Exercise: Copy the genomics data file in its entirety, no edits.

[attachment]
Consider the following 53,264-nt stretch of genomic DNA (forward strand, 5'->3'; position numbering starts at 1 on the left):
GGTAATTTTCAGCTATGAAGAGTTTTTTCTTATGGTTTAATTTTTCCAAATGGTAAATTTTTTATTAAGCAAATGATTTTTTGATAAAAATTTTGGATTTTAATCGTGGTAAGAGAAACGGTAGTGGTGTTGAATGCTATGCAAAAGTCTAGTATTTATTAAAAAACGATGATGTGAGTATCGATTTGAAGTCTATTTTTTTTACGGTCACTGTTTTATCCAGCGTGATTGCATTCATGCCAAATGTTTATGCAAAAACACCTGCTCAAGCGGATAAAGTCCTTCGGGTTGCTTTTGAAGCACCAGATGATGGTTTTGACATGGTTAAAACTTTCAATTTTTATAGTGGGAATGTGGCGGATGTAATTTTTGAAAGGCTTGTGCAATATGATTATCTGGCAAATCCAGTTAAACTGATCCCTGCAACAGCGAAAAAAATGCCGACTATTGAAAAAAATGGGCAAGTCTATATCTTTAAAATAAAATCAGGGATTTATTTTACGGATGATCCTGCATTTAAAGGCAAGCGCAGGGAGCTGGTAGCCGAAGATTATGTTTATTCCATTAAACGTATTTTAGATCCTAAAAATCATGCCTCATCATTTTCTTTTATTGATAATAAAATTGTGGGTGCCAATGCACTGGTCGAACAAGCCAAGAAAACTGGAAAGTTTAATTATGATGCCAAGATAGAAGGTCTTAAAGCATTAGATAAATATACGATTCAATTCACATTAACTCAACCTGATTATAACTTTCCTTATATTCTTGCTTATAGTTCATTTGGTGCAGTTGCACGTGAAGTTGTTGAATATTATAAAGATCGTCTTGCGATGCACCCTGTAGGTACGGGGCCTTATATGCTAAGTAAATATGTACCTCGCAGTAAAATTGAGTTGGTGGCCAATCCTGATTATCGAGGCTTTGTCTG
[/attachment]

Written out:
Consider the following 53,264-nt stretch of genomic DNA (forward strand, 5'->3'; position numbering starts at 1 on the left):
GGTAATTTTCAGCTATGAAGAGTTTTTTCTTATGGTTTAATTTTTCCAAATGGTAAATTTTTTATTAAGCAAATGATTTTTTGATAAAAATTTTGGATTTTAATCGTGGTAAGAGAAACGGTAGTGGTGTTGAATGCTATGCAAAAGTCTAGTATTTATTAAAAAACGATGATGTGAGTATCGATTTGAAGTCTATTTTTTTTACGGTCACTGTTTTATCCAGCGTGATTGCATTCATGCCAAATGTTTATGCAAAAACACCTGCTCAAGCGGATAAAGTCCTTCGGGTTGCTTTTGAAGCACCAGATGATGGTTTTGACATGGTTAAAACTTTCAATTTTTATAGTGGGAATGTGGCGGATGTAATTTTTGAAAGGCTTGTGCAATATGATTATCTGGCAAATCCAGTTAAACTGATCCCTGCAACAGCGAAAAAAATGCCGACTATTGAAAAAAATGGGCAAGTCTATATCTTTAAAATAAAATCAGGGATTTATTTTACGGATGATCCTGCATTTAAAGGCAAGCGCAGGGAGCTGGTAGCCGAAGATTATGTTTATTCCATTAAACGTATTTTAGATCCTAAAAATCATGCCTCATCATTTTCTTTTATTGATAATAAAATTGTGGGTGCCAATGCACTGGTCGAACAAGCCAAGAAAACTGGAAAGTTTAATTATGATGCCAAGATAGAAGGTCTTAAAGCATTAGATAAATATACGATTCAATTCACATTAACTCAACCTGATTATAACTTTCCTTATATTCTTGCTTATAGTTCATTTGGTGCAGTTGCACGTGAAGTTGTTGAATATTATAAAGATCGTCTTGCGATGCACCCTGTAGGTACGGGGCCTTATATGCTAAGTAAATATGTACCTCGCAGTAAAATTGAGTTGGTGGCCAATCCTGATTATCGAGGCTTTGTCTG